The Corcoran City Council got an update on its water system Monday evening, as well as a report on new state regulations regarding water usage.
So far, all appears well with the local water supply and storage. Work continues on several wells, including 4B, which is now back on line and producing 1,900 gallons of water per minute. Repairs are also completed on well 9B, which has passed water sampling and is also on line.
Well 8B is down—and will be pumped out so seized bearings can be worked on, hopefully later this week, according to Joe Faulkner, manager of the city’s water plant. And Pacific Gas and Electric Company is discontinuing power to well 7A, which will undergo extensive repair.
Currently, the working wells are providing more water than consumers are using.
The city is also working on replacement of its chlorine tank at the water treatment plant, said Faulkner.
The council was also told by Public Works Director Steve Kroeker about new requirements from the State Water Board and Governor Jerry Brown posed by the continuing drought. The city is updating its own water ordinance to remain in compliance with the new regulations. The revised ordinance will include a framework for enforcing water conservation compliance.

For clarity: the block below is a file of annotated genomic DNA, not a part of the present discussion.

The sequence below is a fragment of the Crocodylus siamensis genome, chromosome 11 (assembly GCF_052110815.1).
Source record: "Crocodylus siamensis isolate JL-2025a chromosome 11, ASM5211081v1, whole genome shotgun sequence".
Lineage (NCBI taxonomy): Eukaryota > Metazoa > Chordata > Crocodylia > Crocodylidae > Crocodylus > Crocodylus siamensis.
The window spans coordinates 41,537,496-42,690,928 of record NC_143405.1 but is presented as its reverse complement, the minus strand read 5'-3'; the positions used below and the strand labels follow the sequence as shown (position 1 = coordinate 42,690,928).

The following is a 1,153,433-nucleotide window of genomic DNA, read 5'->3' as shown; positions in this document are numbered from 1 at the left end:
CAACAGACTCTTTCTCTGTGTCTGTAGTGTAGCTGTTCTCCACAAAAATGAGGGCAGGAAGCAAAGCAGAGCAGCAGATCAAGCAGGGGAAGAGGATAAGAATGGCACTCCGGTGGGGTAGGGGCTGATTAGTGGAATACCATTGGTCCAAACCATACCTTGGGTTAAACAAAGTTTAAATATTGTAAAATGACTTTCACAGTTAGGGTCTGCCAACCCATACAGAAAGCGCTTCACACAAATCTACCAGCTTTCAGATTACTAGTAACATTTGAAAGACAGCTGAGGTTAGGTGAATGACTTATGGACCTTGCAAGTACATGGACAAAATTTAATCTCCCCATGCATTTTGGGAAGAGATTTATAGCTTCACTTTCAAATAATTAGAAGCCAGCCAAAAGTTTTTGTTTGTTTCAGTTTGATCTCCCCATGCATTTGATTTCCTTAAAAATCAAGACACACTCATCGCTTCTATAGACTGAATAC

Kroeker shared upcoming important dates with the council, including:
–April 17, when the State Water Board will release its draft requirements for informal public comment; April 26, release of the emergency rule-making formal notice; and May 5 or 6, when the board will hold a hearing and adopt the regulations.
City Manager Kindon Meik told the council staff have spotted flaws in the local ordinance since the new regulations have been announced. Currently, he noted, the city is on phase 1 of conservation, which is voluntary mode. Before the end of the current week, however, he said the city could well be in phase II, which requires residents to conserve water.
Next steps will include notification to the public of the changes in the local conservation efforts, notably in the outdoor watering schedule, along with approving a method of enforcing those rules.
The Governor has set his sights on a 25 percent reduction in water use, a target the city will attempt to meet. Currently, noted Kroeker, the city has attained last year’s goal of 20 percent reduction a few times, and hovers at about 18-19 percent savings in water use. Hanford and Lemoore are closer to a 10 percent reduction.
“Trying to achieve that goal is fine, but there are things we have to do…that are mandatory,” noted Councilman Jim Wadsworth. “We have to make sure we are addressing those mandatory issues.”